Twilight Saga – Twilight (Book 1)

“I decided as long as I was going to hell, I might as well do it thoroughly.”

-Edward Cullen, Twilight

I think the above quote summarizes my jump into Twilight by Stephanie Meyer. I’m not actually sure what to quite think about this first book and will probably discuss it by just writing what comes to mind as I just finished reading the thing a few moments ago. I didn’t hate it as much as I thought I would, but I wasn’t exactly thrilled or impressed by it either.

I think the best way I can think to describe Twilight is “Mediocre Fanfiction.” It’s like, what you read when your favorite author isn’t updating and your alternative is something literally unreadable. It’s not good, but it’s not bad either. It’s in the middle and writing wise it’s tolerable. As someone who reads a lot of fanfiction (good, bad and ugly) I can’t really say anything against the writing style without sounding too hypocritical because I’ve read worse for leisure more than I probably should have.

Plot wise, I think “Harlequin for Teenagers” seems appropriate. It’s about 70% Bella describing what Edward looks like (I think she used at least eight words to describe his eye color in the first three chapters alone…) and what he does to her on the inside. Her feelings, how much she loves and adores him, blah blah blah. It’s a ‘guilty pleasure’ at its best. To help things along? It’s written in first person so if you try just a little bit, the name “Bella” can be replaced with your own and it’s like reading your own little love story where the vampire’s in love with you.

While not a huge fan of first person writing in general (when I read fiction I want to read about someone else’s life…not pretend mine is different), it did put how this book got so popular into focus. The teenage girl audience it was aimed at can put themselves in Bella’s shoes and live her life.

Though why they would want to is beyond me. Bella is quite possibly one of the least likable women I’ve ever met. She’s cruel to her father (in the beginning, she improves eventually) for no discernible reason (a description of what exactly he did during his & her mother’s divorce might have been nice to fill that in. Because the man’s a little awkward, but there’s nothing wrong with him from what I could see…), she’s almost falsely modest (she described herself as being plain and blending into the background, yet on her first day of school she gets asked out by at least three guys) to the point where she’s constantly berating herself for being ‘uninteresting,’ and she’s well. She’s dumb as a brick for someone who gets straight A’s in all of her classes and reads Wuthering Heights for fun. She’s also a bit of a drama queen and constantly whining when she doesn’t get her way. Edward has every right to be mean to her half the time. She deserves it. (And she refers to her parents by their names in her head…what kid with a good relationship with her parents does that!?)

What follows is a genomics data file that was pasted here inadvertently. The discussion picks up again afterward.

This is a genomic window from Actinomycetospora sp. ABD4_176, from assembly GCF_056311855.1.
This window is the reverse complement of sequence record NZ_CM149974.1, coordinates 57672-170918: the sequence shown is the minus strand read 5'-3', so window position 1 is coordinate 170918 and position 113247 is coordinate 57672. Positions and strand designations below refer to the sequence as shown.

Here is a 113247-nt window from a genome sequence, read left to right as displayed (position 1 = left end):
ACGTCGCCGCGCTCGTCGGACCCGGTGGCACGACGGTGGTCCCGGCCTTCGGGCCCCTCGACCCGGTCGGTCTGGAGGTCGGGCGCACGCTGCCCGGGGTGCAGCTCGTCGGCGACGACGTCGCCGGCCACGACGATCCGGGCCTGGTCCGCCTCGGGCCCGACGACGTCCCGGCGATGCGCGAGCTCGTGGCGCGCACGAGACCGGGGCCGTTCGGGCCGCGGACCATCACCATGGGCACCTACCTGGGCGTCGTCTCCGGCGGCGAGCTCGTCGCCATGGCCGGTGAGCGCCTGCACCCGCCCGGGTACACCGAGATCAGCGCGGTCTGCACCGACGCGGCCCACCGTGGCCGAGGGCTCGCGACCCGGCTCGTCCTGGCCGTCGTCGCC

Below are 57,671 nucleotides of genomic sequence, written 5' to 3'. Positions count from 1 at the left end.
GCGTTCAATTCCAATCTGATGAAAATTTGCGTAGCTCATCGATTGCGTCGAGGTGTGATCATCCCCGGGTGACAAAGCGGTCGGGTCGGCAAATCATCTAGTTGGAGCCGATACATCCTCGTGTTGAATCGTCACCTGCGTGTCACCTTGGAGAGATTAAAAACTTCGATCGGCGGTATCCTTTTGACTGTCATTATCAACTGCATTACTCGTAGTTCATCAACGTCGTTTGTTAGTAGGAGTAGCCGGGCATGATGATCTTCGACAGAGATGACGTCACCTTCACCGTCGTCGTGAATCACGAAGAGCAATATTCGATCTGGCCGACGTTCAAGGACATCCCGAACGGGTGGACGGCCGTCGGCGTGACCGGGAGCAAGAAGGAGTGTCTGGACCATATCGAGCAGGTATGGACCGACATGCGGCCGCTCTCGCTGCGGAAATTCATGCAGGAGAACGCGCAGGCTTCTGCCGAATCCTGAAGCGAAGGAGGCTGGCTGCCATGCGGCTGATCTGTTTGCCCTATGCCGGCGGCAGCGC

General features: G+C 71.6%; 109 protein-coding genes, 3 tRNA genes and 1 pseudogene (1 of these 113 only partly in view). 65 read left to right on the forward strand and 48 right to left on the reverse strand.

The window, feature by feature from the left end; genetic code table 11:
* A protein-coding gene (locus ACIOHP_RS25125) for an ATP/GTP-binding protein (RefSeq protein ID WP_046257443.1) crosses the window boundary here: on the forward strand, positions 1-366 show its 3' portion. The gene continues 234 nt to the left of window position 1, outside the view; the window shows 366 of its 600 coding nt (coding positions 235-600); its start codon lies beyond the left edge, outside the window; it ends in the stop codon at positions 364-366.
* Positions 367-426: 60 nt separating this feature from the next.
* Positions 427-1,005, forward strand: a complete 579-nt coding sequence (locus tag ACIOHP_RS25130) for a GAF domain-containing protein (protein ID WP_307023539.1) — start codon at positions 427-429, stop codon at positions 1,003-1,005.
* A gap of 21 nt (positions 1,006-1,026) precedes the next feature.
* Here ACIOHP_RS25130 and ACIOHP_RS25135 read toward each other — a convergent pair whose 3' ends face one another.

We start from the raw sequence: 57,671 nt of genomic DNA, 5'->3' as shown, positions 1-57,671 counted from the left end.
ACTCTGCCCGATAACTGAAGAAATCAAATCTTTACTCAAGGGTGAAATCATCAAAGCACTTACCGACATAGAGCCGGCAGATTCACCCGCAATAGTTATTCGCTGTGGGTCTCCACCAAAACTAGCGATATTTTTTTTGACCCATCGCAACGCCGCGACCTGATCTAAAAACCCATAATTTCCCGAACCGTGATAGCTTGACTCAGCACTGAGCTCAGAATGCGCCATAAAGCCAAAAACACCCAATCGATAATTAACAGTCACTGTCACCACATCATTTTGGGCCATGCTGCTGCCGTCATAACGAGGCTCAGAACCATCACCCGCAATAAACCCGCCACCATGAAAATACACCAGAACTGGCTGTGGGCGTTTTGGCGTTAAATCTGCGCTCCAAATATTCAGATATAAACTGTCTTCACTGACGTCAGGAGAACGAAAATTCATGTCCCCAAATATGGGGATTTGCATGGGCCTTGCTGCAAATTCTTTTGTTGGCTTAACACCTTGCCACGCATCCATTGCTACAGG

And I think this is where it gets into the ‘bad’ area that so many people complain about. 70% of Twilight is tolerable. About 10% is actually interesting and well, good. (Carlisle’s backstory, Alice’s backstory, basically all the Cullens sans Edward.)

The other 20% is just unforgivably awful.

It’s been a while since I stopped reading a book to just stare at it and go “Huh? What? No.” And then I reread the section to confirm that I had read what I read. There is a scene (mind you this is after Edward has displayed feats of super speed, super strength, and lots of cryptic hints about his soul being damned) where Jacob is describing the legends of his lands and he goes on to talk about “The Cold Ones” (Edward has been described as ‘cool’ and ‘cold’ and a million other things that describe his body temperature as being frigid) which should have been a big hint. But then he goes on to literally say “The Cullens are the Cold Ones who made a pact with my grandfather. They’re vampires.” – Now it’s not in those exact words, but he did name the Cullens and he did call them Vampires.

Bella does not put two and two together at this point.

Instead, she goes home and looks up Vampires on the internet. And comes to the conclusion that Edward doesn’t fit any of the characteristics of vampires, except…that he does. Instead, Bella compared him to Superman or Spiderman.

But I digress.

That’s just one of a few scenes that are well. Just bad. Not writing wise, just story and plot wise. It makes no sense and interrupts the story with its absurdness. But what’s worse than that? The good stuff!